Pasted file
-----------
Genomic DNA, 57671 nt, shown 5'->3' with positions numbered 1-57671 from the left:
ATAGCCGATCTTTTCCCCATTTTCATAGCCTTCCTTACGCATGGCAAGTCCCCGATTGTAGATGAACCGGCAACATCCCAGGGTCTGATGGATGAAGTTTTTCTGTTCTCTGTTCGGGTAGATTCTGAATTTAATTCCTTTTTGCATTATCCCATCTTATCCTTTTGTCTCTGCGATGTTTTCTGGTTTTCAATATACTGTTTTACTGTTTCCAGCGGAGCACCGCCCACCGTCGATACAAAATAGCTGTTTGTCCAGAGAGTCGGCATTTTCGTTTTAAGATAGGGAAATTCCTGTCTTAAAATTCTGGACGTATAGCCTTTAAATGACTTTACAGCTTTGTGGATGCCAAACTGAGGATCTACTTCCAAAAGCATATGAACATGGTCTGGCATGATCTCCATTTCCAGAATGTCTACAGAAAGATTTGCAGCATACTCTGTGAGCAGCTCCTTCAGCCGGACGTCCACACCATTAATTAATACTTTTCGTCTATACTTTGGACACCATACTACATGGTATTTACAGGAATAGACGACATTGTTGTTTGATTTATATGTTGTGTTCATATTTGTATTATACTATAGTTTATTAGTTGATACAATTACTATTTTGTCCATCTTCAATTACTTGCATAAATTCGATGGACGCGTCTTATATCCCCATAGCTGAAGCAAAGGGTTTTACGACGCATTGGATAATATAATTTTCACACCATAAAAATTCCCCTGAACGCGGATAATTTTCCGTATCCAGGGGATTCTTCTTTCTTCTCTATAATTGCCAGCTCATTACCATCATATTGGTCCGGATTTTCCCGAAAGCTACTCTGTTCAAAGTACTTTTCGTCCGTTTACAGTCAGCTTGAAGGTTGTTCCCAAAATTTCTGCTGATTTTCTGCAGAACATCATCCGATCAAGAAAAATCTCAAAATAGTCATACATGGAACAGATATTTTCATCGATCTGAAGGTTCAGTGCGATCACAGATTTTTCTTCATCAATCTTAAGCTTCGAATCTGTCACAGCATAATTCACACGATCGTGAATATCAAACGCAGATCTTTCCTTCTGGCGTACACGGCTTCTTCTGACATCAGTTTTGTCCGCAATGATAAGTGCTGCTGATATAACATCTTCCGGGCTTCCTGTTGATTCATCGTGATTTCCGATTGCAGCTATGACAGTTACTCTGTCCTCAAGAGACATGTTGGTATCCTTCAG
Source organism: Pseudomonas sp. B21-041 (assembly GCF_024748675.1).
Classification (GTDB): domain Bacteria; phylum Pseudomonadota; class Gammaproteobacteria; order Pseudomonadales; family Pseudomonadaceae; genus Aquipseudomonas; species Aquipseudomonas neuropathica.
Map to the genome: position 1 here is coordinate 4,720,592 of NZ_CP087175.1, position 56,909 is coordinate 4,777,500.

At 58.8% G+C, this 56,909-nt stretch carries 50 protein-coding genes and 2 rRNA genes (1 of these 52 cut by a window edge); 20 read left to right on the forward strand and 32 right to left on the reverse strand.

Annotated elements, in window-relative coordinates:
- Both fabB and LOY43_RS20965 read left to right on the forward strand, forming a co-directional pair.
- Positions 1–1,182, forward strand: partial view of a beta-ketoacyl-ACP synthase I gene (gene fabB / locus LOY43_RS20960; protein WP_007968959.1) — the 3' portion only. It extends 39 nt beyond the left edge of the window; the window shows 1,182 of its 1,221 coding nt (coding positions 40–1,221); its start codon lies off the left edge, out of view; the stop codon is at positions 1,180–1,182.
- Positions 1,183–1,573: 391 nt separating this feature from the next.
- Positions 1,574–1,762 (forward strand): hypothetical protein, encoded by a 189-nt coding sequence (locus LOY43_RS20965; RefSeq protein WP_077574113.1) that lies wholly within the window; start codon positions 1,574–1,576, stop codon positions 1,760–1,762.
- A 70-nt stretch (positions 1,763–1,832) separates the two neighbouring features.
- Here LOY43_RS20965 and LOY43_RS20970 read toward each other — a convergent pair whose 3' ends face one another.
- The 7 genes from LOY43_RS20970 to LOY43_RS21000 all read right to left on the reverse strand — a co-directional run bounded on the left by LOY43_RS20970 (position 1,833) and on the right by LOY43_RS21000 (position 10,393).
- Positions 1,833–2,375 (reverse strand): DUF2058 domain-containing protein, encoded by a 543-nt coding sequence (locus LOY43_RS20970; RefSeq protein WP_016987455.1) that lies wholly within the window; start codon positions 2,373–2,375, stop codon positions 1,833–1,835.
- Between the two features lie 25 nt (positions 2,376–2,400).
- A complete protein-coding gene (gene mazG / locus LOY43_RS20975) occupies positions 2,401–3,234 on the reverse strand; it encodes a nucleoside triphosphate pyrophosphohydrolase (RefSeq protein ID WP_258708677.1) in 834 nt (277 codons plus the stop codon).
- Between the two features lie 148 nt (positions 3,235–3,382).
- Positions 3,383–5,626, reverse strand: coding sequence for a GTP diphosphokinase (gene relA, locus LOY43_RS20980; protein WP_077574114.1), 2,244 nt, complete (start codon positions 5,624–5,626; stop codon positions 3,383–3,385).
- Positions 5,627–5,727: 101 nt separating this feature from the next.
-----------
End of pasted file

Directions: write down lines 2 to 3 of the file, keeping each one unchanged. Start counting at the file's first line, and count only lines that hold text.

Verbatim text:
ATAGCCGATCTTTTCCCCATTTTCATAGCCTTCCTTACGCATGGCAAGTCCCCGATTGTAGATGAACCGGCAACATCCCAGGGTCTGATGGATGAAGTTTTTCTGTTCTCTGTTCGGGTAGATTCTGAATTTAATTCCTTTTTGCATTATCCCATCTTATCCTTTTGTCTCTGCGATGTTTTCTGGTTTTCAATATACTGTTTTACTGTTTCCAGCGGAGCACCGCCCACCGTCGATACAAAATAGCTGTTTGTCCAGAGAGTCGGCATTTTCGTTTTAAGATAGGGAAATTCCTGTCTTAAAATTCTGGACGTATAGCCTTTAAATGACTTTACAGCTTTGTGGATGCCAAACTGAGGATCTACTTCCAAAAGCATATGAACATGGTCTGGCATGATCTCCATTTCCAGAATGTCTACAGAAAGATTTGCAGCATACTCTGTGAGCAGCTCCTTCAGCCGGACGTCCACACCATTAATTAATACTTTTCGTCTATACTTTGGACACCATACTACATGGTATTTACAGGAATAGACGACATTGTTGTTTGATTTATATGTTGTGTTCATATTTGTATTATACTATAGTTTATTAGTTGATACAATTACTATTTTGTCCATCTTCAATTACTTGCATAAATTCGATGGACGCGTCTTATATCCCCATAGCTGAAGCAAAGGGTTTTACGACGCATTGGATAATATAATTTTCACACCATAAAAATTCCCCTGAACGCGGATAATTTTCCGTATCCAGGGGATTCTTCTTTCTTCTCTATAATTGCCAGCTCATTACCATCATATTGGTCCGGATTTTCCCGAAAGCTACTCTGTTCAAAGTACTTTTCGTCCGTTTACAGTCAGCTTGAAGGTTGTTCCCAAAATTTCTGCTGATTTTCTGCAGAACATCATCCGATCAAGAAAAATCTCAAAATAGTCATACATGGAACAGATATTTTCATCGATCTGAAGGTTCAGTGCGATCACAGATTTTTCTTCATCAATCTTAAGCTTCGAATCTGTCACAGCATAATTCACACGATCGTGAATATCAAACGCAGATCTTTCCTTCTGGCGTACACGGCTTCTTCTGACATCAGTTTTGTCCGCAATGATAAGTGCTGCTGATATAACATCTTCCGGGCTTCCTGTTGATTCATCGTGATTTCCGATTGCAGCTATGACAGTTACTCTGTCCTCAAGAGACATGTTGGTATCCTTCAG
Source organism: Pseudomonas sp. B21-041 (assembly GCF_024748675.1).